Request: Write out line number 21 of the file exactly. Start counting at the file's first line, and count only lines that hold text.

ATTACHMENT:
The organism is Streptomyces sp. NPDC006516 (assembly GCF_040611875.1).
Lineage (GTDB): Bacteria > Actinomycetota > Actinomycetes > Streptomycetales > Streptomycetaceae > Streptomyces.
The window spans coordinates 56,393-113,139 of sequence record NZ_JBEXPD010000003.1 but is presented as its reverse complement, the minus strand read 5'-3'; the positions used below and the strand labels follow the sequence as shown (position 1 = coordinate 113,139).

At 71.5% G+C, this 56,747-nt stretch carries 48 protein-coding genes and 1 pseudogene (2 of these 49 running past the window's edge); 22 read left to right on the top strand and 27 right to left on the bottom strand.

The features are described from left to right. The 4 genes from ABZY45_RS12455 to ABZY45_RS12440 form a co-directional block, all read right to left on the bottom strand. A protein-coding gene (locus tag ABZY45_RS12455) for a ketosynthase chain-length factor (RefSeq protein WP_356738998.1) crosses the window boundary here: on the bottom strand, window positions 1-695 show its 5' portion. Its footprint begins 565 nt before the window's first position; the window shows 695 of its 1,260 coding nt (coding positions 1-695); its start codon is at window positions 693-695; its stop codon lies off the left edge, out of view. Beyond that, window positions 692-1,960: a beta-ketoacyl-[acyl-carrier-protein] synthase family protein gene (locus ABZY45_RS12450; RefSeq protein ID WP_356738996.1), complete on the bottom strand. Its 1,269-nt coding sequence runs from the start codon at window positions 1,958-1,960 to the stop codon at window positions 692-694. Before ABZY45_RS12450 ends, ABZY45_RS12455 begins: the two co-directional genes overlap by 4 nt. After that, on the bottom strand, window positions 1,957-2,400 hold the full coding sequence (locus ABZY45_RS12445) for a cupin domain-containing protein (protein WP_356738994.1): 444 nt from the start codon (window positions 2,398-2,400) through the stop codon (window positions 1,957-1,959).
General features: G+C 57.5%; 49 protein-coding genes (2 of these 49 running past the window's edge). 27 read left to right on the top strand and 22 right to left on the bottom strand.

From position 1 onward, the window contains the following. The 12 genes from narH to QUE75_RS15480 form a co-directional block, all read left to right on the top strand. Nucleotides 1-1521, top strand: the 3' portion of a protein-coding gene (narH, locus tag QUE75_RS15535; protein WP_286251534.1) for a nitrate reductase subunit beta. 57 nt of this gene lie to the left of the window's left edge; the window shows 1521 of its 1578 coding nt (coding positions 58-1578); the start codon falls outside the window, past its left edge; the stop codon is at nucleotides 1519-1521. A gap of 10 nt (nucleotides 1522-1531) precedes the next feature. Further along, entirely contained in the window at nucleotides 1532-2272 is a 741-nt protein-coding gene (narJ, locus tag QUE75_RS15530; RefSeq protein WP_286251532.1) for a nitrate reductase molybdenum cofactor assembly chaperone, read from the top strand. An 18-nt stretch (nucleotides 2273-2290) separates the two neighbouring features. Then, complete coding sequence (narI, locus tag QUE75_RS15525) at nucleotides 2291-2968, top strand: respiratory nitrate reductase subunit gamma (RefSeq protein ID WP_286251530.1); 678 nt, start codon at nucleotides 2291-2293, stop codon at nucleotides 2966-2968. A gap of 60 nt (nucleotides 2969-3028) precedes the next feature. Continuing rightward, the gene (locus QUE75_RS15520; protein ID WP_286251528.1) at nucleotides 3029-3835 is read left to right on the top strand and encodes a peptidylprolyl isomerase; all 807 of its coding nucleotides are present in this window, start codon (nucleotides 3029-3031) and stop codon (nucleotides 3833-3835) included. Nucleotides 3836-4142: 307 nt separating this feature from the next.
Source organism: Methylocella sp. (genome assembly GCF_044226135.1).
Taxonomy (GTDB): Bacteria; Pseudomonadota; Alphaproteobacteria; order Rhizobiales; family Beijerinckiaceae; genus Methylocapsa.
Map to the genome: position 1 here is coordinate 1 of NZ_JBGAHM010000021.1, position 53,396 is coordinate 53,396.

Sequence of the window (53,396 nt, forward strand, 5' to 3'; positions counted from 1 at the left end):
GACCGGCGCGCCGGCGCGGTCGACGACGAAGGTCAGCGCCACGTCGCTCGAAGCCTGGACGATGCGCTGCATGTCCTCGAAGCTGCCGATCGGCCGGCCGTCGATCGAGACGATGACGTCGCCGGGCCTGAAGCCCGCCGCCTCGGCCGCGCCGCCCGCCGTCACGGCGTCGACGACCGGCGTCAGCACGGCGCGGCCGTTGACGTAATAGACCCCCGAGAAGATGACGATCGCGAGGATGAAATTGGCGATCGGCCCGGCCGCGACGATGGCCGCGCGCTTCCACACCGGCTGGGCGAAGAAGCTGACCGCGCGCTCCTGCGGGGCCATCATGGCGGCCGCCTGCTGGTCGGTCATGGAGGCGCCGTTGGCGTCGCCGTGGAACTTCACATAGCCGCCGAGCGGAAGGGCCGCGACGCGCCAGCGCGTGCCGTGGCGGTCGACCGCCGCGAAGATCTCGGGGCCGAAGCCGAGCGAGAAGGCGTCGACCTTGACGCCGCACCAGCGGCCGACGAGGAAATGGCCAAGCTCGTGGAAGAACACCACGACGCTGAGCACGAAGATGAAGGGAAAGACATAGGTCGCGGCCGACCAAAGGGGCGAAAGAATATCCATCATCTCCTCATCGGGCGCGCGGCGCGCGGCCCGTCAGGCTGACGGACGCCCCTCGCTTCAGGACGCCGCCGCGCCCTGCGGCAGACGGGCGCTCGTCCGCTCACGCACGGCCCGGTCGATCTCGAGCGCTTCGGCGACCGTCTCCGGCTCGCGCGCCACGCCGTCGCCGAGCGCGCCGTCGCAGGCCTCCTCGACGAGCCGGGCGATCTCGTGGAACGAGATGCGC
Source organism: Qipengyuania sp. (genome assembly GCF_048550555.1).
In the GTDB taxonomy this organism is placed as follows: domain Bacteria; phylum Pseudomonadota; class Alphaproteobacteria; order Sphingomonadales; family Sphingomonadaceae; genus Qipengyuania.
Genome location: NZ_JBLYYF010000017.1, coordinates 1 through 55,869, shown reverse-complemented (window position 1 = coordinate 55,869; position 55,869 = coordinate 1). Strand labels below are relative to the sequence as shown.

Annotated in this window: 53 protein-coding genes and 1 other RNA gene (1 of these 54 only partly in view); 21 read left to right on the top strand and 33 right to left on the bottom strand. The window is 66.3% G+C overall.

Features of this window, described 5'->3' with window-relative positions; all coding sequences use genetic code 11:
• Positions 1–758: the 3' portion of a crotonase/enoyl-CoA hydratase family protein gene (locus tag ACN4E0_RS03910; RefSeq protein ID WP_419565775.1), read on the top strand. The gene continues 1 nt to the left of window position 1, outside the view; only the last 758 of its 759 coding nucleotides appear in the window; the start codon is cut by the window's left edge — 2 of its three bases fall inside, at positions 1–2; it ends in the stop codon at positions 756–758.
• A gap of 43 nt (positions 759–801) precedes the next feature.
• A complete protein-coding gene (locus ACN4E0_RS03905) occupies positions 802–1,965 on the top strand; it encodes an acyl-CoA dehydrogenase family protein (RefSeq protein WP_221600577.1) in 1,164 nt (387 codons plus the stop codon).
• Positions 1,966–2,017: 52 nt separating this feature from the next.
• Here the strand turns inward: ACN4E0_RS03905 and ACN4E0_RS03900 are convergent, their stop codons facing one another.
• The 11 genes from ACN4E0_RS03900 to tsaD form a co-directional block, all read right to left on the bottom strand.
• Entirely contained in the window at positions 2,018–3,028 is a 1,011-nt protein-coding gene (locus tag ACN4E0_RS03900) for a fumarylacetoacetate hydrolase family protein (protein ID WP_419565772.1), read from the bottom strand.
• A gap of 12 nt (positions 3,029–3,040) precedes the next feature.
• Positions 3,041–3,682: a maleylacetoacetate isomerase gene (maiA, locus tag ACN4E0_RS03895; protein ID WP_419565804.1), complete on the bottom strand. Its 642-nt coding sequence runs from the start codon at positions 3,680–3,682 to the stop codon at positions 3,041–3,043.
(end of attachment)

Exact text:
• Positions 1,966–2,017: 52 nt separating this feature from the next.